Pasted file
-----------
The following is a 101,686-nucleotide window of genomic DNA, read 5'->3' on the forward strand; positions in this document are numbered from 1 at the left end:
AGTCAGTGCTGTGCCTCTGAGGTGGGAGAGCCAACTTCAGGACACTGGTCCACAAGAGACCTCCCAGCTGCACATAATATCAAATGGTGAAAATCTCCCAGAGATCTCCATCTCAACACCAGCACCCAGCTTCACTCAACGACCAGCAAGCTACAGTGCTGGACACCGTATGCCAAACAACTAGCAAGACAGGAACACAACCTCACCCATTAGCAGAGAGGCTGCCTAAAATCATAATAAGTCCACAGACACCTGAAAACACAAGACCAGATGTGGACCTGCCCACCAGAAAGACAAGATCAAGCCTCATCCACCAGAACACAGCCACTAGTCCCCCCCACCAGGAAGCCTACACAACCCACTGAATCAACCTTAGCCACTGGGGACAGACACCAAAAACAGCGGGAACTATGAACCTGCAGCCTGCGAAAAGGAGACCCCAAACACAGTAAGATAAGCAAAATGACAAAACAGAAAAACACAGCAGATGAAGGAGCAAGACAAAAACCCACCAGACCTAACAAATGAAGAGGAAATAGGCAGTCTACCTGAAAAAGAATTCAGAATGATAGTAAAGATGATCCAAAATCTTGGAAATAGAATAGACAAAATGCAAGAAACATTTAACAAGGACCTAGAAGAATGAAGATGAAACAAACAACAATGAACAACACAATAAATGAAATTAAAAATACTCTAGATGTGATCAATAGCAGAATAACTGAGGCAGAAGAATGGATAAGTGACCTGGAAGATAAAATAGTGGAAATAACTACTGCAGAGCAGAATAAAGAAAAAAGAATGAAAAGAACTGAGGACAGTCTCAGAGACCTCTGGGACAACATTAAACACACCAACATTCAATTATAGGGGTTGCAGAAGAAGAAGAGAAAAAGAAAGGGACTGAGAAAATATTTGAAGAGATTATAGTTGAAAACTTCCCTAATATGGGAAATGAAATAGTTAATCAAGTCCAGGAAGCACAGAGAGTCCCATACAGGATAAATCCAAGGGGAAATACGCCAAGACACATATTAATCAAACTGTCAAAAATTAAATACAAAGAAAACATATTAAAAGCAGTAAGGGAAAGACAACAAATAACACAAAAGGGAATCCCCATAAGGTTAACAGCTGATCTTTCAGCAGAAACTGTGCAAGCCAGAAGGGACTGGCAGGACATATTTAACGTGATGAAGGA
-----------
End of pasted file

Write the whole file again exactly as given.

The following is a 101,686-nucleotide window of genomic DNA, read 5'->3' on the forward strand; positions in this document are numbered from 1 at the left end:
AGTCAGTGCTGTGCCTCTGAGGTGGGAGAGCCAACTTCAGGACACTGGTCCACAAGAGACCTCCCAGCTGCACATAATATCAAATGGTGAAAATCTCCCAGAGATCTCCATCTCAACACCAGCACCCAGCTTCACTCAACGACCAGCAAGCTACAGTGCTGGACACCGTATGCCAAACAACTAGCAAGACAGGAACACAACCTCACCCATTAGCAGAGAGGCTGCCTAAAATCATAATAAGTCCACAGACACCTGAAAACACAAGACCAGATGTGGACCTGCCCACCAGAAAGACAAGATCAAGCCTCATCCACCAGAACACAGCCACTAGTCCCCCCCACCAGGAAGCCTACACAACCCACTGAATCAACCTTAGCCACTGGGGACAGACACCAAAAACAGCGGGAACTATGAACCTGCAGCCTGCGAAAAGGAGACCCCAAACACAGTAAGATAAGCAAAATGACAAAACAGAAAAACACAGCAGATGAAGGAGCAAGACAAAAACCCACCAGACCTAACAAATGAAGAGGAAATAGGCAGTCTACCTGAAAAAGAATTCAGAATGATAGTAAAGATGATCCAAAATCTTGGAAATAGAATAGACAAAATGCAAGAAACATTTAACAAGGACCTAGAAGAATGAAGATGAAACAAACAACAATGAACAACACAATAAATGAAATTAAAAATACTCTAGATGTGATCAATAGCAGAATAACTGAGGCAGAAGAATGGATAAGTGACCTGGAAGATAAAATAGTGGAAATAACTACTGCAGAGCAGAATAAAGAAAAAAGAATGAAAAGAACTGAGGACAGTCTCAGAGACCTCTGGGACAACATTAAACACACCAACATTCAATTATAGGGGTTGCAGAAGAAGAAGAGAAAAAGAAAGGGACTGAGAAAATATTTGAAGAGATTATAGTTGAAAACTTCCCTAATATGGGAAATGAAATAGTTAATCAAGTCCAGGAAGCACAGAGAGTCCCATACAGGATAAATCCAAGGGGAAATACGCCAAGACACATATTAATCAAACTGTCAAAAATTAAATACAAAGAAAACATATTAAAAGCAGTAAGGGAAAGACAACAAATAACACAAAAGGGAATCCCCATAAGGTTAACAGCTGATCTTTCAGCAGAAACTGTGCAAGCCAGAAGGGACTGGCAGGACATATTTAACGTGATGAAGGA